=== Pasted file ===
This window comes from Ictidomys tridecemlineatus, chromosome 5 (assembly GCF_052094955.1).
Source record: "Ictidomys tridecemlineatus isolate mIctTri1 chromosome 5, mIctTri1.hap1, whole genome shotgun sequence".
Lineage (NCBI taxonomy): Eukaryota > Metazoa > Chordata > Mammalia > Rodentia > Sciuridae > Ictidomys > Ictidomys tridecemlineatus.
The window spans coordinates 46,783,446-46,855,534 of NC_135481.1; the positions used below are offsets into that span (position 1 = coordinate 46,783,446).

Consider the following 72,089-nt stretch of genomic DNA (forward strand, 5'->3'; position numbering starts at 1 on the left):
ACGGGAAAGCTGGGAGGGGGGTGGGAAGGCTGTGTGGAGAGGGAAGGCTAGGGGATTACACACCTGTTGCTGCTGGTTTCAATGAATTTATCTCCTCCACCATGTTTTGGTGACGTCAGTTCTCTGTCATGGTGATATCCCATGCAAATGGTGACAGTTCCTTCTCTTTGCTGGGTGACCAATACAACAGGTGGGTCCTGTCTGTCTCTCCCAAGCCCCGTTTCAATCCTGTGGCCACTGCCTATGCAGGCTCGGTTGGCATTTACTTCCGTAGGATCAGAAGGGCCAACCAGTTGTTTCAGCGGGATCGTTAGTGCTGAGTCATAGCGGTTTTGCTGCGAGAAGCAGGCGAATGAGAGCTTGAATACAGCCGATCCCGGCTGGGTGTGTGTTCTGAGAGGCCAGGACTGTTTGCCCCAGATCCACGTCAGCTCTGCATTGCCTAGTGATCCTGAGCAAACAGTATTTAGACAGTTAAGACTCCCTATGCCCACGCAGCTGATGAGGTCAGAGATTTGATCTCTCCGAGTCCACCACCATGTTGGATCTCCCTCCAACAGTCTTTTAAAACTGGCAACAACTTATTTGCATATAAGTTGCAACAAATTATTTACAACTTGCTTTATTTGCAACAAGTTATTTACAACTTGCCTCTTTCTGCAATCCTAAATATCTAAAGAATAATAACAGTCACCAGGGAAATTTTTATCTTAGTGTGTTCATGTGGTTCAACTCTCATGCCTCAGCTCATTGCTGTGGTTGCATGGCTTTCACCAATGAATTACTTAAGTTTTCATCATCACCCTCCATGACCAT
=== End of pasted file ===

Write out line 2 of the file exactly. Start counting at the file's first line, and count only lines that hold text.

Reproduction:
Source record: "Ictidomys tridecemlineatus isolate mIctTri1 chromosome 5, mIctTri1.hap1, whole genome shotgun sequence".